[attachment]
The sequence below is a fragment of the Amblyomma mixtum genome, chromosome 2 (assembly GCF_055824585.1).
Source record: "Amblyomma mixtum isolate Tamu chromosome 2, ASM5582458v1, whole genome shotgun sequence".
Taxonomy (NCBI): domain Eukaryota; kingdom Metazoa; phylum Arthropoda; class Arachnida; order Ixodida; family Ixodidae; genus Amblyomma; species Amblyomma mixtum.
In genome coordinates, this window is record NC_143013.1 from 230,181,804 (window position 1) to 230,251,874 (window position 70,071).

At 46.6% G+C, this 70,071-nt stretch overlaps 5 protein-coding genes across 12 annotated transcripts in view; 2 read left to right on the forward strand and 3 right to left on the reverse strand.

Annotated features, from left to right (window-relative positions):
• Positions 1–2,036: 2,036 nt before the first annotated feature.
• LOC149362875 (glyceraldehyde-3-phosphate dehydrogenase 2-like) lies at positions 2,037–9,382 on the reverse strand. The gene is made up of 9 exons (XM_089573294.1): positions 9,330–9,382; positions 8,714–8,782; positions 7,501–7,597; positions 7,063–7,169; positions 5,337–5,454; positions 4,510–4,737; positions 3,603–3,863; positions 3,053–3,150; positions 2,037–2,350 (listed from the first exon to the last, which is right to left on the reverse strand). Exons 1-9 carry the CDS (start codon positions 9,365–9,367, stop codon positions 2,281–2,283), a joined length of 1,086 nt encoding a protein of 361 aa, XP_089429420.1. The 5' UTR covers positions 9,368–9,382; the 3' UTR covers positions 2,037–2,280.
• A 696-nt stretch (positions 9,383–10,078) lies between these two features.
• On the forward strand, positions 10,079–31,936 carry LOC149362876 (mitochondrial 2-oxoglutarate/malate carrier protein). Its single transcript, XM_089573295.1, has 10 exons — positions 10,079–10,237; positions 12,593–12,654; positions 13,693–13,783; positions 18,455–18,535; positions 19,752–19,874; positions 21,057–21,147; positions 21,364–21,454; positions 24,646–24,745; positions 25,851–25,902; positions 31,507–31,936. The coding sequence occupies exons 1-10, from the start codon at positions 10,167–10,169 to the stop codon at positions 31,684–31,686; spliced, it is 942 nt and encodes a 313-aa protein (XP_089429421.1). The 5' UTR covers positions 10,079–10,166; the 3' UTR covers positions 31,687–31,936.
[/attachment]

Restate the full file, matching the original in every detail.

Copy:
The sequence below is a fragment of the Amblyomma mixtum genome, chromosome 2 (assembly GCF_055824585.1).
Source record: "Amblyomma mixtum isolate Tamu chromosome 2, ASM5582458v1, whole genome shotgun sequence".
Taxonomy (NCBI): domain Eukaryota; kingdom Metazoa; phylum Arthropoda; class Arachnida; order Ixodida; family Ixodidae; genus Amblyomma; species Amblyomma mixtum.
In genome coordinates, this window is record NC_143013.1 from 230,181,804 (window position 1) to 230,251,874 (window position 70,071).

At 46.6% G+C, this 70,071-nt stretch overlaps 5 protein-coding genes across 12 annotated transcripts in view; 2 read left to right on the forward strand and 3 right to left on the reverse strand.

Annotated features, from left to right (window-relative positions):
• Positions 1–2,036: 2,036 nt before the first annotated feature.
• LOC149362875 (glyceraldehyde-3-phosphate dehydrogenase 2-like) lies at positions 2,037–9,382 on the reverse strand. The gene is made up of 9 exons (XM_089573294.1): positions 9,330–9,382; positions 8,714–8,782; positions 7,501–7,597; positions 7,063–7,169; positions 5,337–5,454; positions 4,510–4,737; positions 3,603–3,863; positions 3,053–3,150; positions 2,037–2,350 (listed from the first exon to the last, which is right to left on the reverse strand). Exons 1-9 carry the CDS (start codon positions 9,365–9,367, stop codon positions 2,281–2,283), a joined length of 1,086 nt encoding a protein of 361 aa, XP_089429420.1. The 5' UTR covers positions 9,368–9,382; the 3' UTR covers positions 2,037–2,280.
• A 696-nt stretch (positions 9,383–10,078) lies between these two features.
• On the forward strand, positions 10,079–31,936 carry LOC149362876 (mitochondrial 2-oxoglutarate/malate carrier protein). Its single transcript, XM_089573295.1, has 10 exons — positions 10,079–10,237; positions 12,593–12,654; positions 13,693–13,783; positions 18,455–18,535; positions 19,752–19,874; positions 21,057–21,147; positions 21,364–21,454; positions 24,646–24,745; positions 25,851–25,902; positions 31,507–31,936. The coding sequence occupies exons 1-10, from the start codon at positions 10,167–10,169 to the stop codon at positions 31,684–31,686; spliced, it is 942 nt and encodes a 313-aa protein (XP_089429421.1). The 5' UTR covers positions 10,079–10,166; the 3' UTR covers positions 31,687–31,936.